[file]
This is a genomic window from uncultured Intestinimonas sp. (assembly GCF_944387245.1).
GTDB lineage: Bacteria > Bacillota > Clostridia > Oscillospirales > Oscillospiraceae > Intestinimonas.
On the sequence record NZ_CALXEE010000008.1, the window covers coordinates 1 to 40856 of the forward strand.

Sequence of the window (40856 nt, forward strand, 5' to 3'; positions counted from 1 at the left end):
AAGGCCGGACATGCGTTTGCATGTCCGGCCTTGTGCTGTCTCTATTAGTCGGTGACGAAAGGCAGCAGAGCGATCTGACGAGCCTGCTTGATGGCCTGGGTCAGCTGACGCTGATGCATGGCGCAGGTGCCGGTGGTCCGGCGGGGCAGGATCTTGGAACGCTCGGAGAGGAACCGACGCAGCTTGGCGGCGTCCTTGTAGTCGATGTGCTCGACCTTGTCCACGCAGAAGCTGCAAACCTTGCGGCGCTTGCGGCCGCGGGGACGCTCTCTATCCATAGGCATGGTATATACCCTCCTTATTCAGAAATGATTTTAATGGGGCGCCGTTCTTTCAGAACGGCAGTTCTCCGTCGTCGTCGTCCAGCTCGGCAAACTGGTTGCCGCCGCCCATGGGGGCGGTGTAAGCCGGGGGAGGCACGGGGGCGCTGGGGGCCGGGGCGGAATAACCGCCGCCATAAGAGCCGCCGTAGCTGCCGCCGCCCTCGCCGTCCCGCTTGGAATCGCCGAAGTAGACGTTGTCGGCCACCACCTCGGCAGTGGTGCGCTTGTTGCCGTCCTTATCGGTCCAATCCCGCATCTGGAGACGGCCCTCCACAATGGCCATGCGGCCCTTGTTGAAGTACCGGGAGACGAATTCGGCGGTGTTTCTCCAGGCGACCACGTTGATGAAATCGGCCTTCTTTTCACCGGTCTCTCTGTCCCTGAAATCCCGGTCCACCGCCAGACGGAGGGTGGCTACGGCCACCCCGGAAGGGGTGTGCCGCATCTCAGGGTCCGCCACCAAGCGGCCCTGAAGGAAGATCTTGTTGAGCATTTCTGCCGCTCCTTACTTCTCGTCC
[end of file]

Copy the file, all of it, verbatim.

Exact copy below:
This is a genomic window from uncultured Intestinimonas sp. (assembly GCF_944387245.1).
GTDB lineage: Bacteria > Bacillota > Clostridia > Oscillospirales > Oscillospiraceae > Intestinimonas.
On the sequence record NZ_CALXEE010000008.1, the window covers coordinates 1 to 40856 of the forward strand.

Sequence of the window (40856 nt, forward strand, 5' to 3'; positions counted from 1 at the left end):
AAGGCCGGACATGCGTTTGCATGTCCGGCCTTGTGCTGTCTCTATTAGTCGGTGACGAAAGGCAGCAGAGCGATCTGACGAGCCTGCTTGATGGCCTGGGTCAGCTGACGCTGATGCATGGCGCAGGTGCCGGTGGTCCGGCGGGGCAGGATCTTGGAACGCTCGGAGAGGAACCGACGCAGCTTGGCGGCGTCCTTGTAGTCGATGTGCTCGACCTTGTCCACGCAGAAGCTGCAAACCTTGCGGCGCTTGCGGCCGCGGGGACGCTCTCTATCCATAGGCATGGTATATACCCTCCTTATTCAGAAATGATTTTAATGGGGCGCCGTTCTTTCAGAACGGCAGTTCTCCGTCGTCGTCGTCCAGCTCGGCAAACTGGTTGCCGCCGCCCATGGGGGCGGTGTAAGCCGGGGGAGGCACGGGGGCGCTGGGGGCCGGGGCGGAATAACCGCCGCCATAAGAGCCGCCGTAGCTGCCGCCGCCCTCGCCGTCCCGCTTGGAATCGCCGAAGTAGACGTTGTCGGCCACCACCTCGGCAGTGGTGCGCTTGTTGCCGTCCTTATCGGTCCAATCCCGCATCTGGAGACGGCCCTCCACAATGGCCATGCGGCCCTTGTTGAAGTACCGGGAGACGAATTCGGCGGTGTTTCTCCAGGCGACCACGTTGATGAAATCGGCCTTCTTTTCACCGGTCTCTCTGTCCCTGAAATCCCGGTCCACCGCCAGACGGAGGGTGGCTACGGCCACCCCGGAAGGGGTGTGCCGCATCTCAGGGTCCGCCACCAAGCGGCCCTGAAGGAAGATCTTGTTGAGCATTTCTGCCGCTCCTTACTTCTCGTCC